Knowing Frank’s music and voraciously reading his history for over 45 years, it would be unfair of me to hold Alex Winter to my expectations in a two hour movie. And he did a good job. I’m sure I’ll watch it over and over again. I’ll be looking for more each and every time. And like Groundhog Day, it’s always going to end with the hero leaving us way too soon.

Watch it. It was very interesting. If you knew and liked Frank’s work, you’ll like this. You might learn something, too.

Arf arf.

2 Comments

  1. TPS on December 2, 2020 at 8:59 am

    You are so right, “If I wasn’t so familiar with Frank’s work and the history, I wouldn’t know how much is missing.”
    I think all fans can say that, and all will cite different missing “things”. Kay? – I don’t think it even mentioned he was married just after his 20th birthday. Pauline (Butcher)? Herb? And not just Dweezil, none of the kids were interviewed. I don’t think I’ve ever seen a documentary about someone’s life without hearing from the kids!
    But what IS in it is great. My 4th time of watching and it just keeps getting better. I think I do need to read some reviews from movie critics who didn’t know the Zappa story beforehand. Success in that world is what is going to make the movie any kind of commercial success…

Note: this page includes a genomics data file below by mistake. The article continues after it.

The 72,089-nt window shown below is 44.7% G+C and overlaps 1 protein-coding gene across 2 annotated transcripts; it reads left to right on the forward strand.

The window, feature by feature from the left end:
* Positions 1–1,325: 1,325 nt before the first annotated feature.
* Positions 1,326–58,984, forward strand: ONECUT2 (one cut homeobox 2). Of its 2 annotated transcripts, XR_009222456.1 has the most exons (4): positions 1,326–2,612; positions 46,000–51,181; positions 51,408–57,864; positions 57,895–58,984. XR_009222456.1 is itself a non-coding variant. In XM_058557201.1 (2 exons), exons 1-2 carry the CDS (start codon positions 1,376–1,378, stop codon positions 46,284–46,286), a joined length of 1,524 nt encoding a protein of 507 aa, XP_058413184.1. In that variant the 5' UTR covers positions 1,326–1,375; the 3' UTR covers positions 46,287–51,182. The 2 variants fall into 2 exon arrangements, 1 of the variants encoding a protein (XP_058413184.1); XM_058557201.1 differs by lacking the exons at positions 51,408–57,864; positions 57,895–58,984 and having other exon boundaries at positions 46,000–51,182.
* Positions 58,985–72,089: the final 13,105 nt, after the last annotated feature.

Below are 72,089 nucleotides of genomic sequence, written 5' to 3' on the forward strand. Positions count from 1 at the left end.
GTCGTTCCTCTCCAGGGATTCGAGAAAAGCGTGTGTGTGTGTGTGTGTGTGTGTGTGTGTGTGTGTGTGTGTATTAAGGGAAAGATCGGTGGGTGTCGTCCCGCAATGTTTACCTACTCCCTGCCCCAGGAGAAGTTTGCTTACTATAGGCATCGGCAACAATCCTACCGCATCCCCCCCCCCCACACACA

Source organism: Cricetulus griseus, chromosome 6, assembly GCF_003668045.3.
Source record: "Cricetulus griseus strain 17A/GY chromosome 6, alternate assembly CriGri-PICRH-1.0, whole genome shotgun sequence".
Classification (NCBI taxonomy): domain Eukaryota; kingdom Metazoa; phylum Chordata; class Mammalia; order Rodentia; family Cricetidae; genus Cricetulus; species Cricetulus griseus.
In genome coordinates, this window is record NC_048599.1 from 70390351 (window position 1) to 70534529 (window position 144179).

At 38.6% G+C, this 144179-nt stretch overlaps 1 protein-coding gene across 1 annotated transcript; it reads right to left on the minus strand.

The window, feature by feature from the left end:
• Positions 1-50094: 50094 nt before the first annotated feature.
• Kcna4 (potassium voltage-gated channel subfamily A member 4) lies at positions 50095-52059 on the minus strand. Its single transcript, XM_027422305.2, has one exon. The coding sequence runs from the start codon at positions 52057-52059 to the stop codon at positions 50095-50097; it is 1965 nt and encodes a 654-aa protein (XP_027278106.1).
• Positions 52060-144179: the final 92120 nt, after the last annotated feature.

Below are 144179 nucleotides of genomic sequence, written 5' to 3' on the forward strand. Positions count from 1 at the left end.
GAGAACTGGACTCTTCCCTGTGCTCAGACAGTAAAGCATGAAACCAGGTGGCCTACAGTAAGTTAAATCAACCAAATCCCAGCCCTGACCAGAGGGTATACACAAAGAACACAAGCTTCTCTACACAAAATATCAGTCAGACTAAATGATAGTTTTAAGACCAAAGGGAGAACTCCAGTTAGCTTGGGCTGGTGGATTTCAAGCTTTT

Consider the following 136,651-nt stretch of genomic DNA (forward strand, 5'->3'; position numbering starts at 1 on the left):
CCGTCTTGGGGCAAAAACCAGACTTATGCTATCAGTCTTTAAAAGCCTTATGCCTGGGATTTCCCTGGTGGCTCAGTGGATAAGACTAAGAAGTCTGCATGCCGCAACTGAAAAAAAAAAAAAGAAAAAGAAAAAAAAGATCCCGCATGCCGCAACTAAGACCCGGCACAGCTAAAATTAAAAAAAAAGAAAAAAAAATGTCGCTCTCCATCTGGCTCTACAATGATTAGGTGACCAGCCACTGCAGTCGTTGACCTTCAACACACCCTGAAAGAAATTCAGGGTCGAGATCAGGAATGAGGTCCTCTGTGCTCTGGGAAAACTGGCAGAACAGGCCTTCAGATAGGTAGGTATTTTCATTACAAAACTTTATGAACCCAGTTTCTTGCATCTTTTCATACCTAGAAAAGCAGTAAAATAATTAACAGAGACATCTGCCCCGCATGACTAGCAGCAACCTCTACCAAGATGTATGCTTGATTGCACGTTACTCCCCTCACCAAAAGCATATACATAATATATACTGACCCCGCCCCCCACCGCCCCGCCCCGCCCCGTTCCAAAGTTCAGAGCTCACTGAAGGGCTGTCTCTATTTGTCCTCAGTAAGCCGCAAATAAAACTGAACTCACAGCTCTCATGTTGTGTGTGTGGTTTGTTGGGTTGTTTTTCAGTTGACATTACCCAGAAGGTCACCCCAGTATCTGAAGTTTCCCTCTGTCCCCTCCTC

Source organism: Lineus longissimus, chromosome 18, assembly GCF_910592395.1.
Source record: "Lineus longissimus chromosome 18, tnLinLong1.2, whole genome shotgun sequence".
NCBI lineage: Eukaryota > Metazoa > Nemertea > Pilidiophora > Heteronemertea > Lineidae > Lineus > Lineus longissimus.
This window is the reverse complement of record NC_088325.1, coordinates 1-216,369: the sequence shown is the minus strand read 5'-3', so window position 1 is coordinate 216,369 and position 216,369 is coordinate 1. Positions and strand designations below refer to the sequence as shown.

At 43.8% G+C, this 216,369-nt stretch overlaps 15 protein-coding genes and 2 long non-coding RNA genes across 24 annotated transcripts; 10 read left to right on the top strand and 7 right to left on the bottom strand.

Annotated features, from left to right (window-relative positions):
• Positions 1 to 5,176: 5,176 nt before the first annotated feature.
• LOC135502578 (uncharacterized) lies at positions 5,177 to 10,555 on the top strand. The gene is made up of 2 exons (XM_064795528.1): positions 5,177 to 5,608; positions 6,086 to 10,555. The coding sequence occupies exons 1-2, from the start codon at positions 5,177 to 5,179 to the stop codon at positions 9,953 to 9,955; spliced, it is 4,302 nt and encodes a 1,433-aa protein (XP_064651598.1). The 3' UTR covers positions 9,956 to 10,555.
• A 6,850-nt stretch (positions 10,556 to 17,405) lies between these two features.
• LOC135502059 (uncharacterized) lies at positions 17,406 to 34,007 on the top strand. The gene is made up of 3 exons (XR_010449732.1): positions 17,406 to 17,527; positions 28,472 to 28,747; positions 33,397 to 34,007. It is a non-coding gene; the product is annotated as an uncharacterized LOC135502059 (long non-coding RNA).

• MARK REICHENBACH on December 2, 2020 at 10:15 am

      Very true. I loved that Bruce Bickford was included. The sheer number of folks missing, heck even the birth of “The Missing Persons” could have been touched upon. No Vinnie, No Terry, No Arthur, No Adrian. Kudos for 15 seconds of Johnny Guitar Watson but No Napoleon Murphy Brock. He was a composer who was propelled by the musicians who liberated the notes from the page. But, you’re right, they could never fit it all in in 3 hours. The story of when I made him laugh to follow. Thank you for reading and commenting! Stay safe.